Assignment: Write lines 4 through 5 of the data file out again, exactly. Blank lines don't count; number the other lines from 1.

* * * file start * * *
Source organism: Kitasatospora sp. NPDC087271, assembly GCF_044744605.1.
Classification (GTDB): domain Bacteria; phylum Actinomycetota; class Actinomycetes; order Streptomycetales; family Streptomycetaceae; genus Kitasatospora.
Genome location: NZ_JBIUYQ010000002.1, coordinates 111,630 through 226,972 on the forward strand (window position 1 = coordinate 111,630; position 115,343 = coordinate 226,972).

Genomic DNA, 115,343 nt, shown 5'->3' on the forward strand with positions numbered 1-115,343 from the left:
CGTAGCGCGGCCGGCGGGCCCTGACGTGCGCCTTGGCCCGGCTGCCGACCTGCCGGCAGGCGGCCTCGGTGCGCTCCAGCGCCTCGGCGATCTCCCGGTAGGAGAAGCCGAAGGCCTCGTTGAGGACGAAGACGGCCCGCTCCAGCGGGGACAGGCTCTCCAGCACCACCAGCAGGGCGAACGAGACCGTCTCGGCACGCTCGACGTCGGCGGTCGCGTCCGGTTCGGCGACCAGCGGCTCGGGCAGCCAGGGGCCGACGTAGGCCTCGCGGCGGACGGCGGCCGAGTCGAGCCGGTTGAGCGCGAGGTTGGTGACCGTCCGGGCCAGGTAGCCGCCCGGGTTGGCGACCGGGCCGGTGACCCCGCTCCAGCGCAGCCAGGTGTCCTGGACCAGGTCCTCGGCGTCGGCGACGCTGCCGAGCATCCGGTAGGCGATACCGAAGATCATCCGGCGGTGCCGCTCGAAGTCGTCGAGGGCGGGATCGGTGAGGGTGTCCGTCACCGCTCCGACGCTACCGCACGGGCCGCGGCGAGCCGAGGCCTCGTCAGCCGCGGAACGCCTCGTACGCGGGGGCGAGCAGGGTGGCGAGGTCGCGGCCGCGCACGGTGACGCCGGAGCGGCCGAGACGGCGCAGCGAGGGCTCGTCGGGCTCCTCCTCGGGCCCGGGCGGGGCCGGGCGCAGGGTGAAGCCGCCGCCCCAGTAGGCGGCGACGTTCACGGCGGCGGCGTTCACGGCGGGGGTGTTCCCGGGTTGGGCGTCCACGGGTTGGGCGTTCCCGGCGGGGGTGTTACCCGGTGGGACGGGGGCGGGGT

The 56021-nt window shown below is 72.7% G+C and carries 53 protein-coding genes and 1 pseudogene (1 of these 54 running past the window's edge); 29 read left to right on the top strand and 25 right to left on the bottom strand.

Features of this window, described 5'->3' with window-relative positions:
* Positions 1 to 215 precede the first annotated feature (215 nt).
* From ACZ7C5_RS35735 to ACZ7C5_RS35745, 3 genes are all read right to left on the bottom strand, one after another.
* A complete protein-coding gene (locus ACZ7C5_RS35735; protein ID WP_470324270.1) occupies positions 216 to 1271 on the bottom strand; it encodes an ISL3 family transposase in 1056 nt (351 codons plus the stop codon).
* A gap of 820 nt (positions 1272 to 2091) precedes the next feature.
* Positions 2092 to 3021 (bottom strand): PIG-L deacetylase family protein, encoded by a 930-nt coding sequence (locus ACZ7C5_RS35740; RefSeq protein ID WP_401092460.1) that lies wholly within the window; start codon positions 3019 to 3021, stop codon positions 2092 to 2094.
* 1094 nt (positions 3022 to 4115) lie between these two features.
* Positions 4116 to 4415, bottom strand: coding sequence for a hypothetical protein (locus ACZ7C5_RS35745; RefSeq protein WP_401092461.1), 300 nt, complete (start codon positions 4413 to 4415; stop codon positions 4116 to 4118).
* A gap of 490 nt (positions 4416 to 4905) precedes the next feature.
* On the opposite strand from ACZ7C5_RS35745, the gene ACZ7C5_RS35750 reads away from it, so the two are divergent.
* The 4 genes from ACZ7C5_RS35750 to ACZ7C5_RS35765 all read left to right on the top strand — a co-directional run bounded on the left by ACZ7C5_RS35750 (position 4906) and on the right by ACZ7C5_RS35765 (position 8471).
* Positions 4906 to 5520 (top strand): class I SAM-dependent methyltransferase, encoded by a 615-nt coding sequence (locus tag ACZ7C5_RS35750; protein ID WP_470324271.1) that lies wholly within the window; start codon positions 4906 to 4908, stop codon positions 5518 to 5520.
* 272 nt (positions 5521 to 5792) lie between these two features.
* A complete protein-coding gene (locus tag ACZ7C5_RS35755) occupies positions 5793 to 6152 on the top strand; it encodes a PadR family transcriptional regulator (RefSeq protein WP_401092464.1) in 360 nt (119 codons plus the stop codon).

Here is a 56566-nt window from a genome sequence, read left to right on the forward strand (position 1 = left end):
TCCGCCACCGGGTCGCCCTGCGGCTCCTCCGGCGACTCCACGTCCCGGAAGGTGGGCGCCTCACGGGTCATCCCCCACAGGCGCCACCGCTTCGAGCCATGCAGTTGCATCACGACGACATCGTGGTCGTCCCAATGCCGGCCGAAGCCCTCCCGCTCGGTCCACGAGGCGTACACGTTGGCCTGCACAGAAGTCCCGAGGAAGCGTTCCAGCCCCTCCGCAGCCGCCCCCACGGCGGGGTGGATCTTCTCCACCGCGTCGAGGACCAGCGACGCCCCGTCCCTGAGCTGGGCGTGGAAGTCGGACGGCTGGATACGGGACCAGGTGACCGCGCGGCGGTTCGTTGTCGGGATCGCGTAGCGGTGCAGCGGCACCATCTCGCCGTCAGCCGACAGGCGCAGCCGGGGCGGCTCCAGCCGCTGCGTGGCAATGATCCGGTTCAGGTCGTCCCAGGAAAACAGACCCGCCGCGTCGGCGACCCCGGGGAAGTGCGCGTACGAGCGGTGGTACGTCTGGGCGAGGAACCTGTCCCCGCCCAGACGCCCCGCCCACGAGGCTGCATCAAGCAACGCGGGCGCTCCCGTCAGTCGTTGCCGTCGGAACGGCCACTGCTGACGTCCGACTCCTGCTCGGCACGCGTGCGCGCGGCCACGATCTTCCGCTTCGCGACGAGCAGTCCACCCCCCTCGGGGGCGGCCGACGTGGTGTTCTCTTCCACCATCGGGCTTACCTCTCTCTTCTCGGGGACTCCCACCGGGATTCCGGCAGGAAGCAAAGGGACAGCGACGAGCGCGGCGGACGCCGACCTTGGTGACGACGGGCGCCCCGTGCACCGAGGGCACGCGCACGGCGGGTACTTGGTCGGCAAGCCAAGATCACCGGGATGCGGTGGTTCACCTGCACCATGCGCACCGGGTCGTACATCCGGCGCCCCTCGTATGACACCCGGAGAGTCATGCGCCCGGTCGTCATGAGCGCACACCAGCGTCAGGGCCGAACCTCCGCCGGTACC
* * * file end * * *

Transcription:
Genomic DNA, 115,343 nt, shown 5'->3' on the forward strand with positions numbered 1-115,343 from the left:
CGTAGCGCGGCCGGCGGGCCCTGACGTGCGCCTTGGCCCGGCTGCCGACCTGCCGGCAGGCGGCCTCGGTGCGCTCCAGCGCCTCGGCGATCTCCCGGTAGGAGAAGCCGAAGGCCTCGTTGAGGACGAAGACGGCCCGCTCCAGCGGGGACAGGCTCTCCAGCACCACCAGCAGGGCGAACGAGACCGTCTCGGCACGCTCGACGTCGGCGGTCGCGTCCGGTTCGGCGACCAGCGGCTCGGGCAGCCAGGGGCCGACGTAGGCCTCGCGGCGGACGGCGGCCGAGTCGAGCCGGTTGAGCGCGAGGTTGGTGACCGTCCGGGCCAGGTAGCCGCCCGGGTTGGCGACCGGGCCGGTGACCCCGCTCCAGCGCAGCCAGGTGTCCTGGACCAGGTCCTCGGCGTCGGCGACGCTGCCGAGCATCCGGTAGGCGATACCGAAGATCATCCGGCGGTGCCGCTCGAAGTCGTCGAGGGCGGGATCGGTGAGGGTGTCCGTCACCGCTCCGACGCTACCGCACGGGCCGCGGCGAGCCGAGGCCTCGTCAGCCGCGGAACGCCTCGTACGCGGGGGCGAGCAGGGTGGCGAGGTCGCGGCCGCGCACGGTGACGCCGGAGCGGCCGAGACGGCGCAGCGAGGGCTCGTCGGGCTCCTCCTCGGGCCCGGGCGGGGCCGGGCGCAGGGTGAAGCCGCCGCCCCAGTAGGCGGCGACGTTCACGGCGGCGGCGTTCACGGCGGGGGTGTTCCCGGGTTGGGCGTCCACGGGTTGGGCGTTCCCGGCGGGGGTGTTACCCGGTGGGACGGGGGCGGGGT